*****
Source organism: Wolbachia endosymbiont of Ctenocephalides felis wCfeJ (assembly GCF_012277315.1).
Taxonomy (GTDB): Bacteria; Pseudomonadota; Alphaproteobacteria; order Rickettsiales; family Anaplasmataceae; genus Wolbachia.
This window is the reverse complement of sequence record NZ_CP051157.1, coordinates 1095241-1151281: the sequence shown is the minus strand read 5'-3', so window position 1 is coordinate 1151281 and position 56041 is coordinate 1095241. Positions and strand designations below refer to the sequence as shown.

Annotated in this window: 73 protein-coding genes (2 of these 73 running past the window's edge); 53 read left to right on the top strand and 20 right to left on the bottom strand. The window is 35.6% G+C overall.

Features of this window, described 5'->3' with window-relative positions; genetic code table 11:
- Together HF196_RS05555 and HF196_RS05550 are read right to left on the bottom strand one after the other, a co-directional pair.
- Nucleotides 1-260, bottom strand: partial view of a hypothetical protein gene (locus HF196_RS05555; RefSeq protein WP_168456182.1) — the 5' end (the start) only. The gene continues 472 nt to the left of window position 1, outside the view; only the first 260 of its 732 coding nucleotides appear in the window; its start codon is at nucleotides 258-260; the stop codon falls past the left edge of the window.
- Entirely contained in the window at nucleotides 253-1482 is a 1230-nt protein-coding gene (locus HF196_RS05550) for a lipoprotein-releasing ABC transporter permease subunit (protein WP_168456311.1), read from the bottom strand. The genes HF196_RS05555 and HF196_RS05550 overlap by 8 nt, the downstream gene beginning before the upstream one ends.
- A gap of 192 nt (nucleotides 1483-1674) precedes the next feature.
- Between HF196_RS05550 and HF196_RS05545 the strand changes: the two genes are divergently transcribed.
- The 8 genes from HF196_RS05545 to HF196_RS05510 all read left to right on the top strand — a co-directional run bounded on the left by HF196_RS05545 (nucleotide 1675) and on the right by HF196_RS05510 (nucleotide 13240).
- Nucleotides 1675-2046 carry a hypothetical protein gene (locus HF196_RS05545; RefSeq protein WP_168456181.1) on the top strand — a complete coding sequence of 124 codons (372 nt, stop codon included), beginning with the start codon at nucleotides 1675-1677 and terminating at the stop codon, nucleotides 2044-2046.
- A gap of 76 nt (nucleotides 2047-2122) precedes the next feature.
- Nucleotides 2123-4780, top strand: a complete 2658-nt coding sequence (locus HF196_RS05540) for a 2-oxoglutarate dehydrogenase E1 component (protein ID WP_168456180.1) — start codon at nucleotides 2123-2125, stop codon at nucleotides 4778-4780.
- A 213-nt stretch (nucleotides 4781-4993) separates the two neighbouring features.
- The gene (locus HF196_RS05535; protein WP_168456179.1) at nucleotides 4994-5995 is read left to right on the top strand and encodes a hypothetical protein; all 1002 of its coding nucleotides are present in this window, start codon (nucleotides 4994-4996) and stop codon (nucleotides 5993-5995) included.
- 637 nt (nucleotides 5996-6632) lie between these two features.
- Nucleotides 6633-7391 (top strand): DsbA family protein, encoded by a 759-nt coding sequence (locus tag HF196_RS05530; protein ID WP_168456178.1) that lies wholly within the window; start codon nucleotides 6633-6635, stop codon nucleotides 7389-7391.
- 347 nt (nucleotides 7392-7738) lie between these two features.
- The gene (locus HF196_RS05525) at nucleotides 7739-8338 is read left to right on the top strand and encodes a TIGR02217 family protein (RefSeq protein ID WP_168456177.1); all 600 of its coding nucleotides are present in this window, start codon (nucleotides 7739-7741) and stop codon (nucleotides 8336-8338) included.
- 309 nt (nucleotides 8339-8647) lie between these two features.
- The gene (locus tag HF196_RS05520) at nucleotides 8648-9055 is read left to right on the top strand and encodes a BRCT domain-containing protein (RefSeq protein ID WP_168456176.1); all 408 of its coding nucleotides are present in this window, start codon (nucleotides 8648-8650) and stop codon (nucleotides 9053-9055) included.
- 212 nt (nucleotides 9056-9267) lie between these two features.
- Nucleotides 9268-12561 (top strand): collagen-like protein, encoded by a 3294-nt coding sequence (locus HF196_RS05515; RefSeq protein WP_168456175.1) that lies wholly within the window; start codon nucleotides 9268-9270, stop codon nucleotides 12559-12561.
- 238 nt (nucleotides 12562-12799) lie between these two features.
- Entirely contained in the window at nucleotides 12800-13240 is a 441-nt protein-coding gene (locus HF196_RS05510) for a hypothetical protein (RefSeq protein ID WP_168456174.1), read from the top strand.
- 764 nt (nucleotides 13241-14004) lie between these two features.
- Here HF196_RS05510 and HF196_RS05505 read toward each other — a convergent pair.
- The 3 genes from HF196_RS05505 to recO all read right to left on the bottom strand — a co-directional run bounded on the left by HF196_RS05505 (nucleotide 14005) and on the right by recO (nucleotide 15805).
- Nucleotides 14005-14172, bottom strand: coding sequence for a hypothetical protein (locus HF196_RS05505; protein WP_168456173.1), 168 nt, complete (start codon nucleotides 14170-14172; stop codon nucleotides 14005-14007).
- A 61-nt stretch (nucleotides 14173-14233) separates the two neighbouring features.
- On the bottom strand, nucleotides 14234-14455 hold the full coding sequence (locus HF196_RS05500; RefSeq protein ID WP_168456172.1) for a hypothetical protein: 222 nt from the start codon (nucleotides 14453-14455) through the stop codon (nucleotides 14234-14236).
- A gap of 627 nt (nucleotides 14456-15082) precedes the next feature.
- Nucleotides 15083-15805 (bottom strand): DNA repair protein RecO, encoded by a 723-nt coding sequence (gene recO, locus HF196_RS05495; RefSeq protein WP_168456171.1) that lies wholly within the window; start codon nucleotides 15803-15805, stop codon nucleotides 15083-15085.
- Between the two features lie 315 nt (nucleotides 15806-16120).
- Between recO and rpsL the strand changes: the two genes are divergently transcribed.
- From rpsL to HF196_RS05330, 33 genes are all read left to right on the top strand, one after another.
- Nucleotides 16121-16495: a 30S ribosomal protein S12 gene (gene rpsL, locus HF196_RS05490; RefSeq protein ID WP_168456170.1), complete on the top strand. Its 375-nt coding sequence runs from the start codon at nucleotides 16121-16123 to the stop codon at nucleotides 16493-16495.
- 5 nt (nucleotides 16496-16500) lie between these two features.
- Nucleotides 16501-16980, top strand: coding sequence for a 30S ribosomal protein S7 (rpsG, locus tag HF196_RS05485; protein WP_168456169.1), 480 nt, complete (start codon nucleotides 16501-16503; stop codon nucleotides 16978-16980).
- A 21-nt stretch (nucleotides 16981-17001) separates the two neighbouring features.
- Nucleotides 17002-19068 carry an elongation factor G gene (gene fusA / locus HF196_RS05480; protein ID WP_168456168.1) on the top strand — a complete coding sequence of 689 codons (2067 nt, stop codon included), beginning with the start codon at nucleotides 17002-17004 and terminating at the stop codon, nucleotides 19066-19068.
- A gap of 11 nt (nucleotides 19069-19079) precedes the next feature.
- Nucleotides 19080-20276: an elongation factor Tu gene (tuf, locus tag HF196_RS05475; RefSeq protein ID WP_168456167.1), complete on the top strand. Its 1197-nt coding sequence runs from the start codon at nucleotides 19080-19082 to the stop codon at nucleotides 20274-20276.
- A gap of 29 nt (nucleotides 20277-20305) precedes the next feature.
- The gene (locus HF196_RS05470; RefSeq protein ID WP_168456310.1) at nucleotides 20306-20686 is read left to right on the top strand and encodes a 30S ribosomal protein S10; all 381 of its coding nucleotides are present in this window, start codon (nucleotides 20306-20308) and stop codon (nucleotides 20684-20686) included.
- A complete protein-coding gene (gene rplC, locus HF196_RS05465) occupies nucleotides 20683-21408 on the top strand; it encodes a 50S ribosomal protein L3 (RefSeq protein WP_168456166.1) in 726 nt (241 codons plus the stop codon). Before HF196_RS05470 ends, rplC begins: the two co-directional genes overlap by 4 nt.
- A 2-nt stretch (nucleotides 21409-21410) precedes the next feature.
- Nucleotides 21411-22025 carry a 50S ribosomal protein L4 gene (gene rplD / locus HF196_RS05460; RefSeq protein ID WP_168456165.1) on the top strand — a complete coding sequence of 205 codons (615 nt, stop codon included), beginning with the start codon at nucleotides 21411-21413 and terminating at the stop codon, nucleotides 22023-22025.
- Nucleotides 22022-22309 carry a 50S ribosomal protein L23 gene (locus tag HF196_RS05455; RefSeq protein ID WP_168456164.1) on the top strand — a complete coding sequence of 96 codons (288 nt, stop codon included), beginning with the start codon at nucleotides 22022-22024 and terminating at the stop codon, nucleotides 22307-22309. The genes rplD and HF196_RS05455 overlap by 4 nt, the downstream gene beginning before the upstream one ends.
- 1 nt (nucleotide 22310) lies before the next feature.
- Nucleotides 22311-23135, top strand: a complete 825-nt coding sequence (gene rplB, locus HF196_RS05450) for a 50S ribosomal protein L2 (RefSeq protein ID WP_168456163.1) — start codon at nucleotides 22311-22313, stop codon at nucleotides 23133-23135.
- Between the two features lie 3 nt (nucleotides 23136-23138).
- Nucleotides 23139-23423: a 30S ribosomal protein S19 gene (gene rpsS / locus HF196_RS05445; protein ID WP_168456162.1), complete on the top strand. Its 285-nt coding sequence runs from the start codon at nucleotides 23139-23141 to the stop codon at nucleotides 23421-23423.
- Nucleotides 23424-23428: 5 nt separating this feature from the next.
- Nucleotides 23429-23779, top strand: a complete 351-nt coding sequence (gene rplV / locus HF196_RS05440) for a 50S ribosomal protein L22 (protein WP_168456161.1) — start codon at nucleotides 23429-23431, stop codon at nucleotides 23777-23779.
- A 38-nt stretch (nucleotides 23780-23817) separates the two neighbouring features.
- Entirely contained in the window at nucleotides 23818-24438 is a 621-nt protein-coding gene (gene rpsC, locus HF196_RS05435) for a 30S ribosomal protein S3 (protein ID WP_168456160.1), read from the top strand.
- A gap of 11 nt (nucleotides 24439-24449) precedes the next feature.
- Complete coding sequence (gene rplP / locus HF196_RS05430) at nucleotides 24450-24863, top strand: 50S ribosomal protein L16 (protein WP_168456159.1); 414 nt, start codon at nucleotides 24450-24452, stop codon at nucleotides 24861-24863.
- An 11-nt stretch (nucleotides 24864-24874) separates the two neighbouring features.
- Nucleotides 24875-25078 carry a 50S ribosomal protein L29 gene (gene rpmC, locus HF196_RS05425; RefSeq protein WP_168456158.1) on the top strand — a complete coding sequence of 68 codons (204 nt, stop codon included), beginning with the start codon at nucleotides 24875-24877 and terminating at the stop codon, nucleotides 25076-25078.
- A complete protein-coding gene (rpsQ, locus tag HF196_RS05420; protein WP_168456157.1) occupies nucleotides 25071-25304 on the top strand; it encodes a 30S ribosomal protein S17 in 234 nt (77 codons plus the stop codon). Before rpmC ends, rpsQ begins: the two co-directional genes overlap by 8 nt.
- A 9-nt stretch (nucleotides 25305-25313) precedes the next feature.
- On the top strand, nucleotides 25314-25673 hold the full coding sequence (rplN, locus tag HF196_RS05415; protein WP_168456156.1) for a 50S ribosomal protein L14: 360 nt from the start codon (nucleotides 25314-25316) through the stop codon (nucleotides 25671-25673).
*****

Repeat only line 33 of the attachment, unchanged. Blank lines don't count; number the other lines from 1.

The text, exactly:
- A gap of 627 nt (nucleotides 14456-15082) precedes the next feature.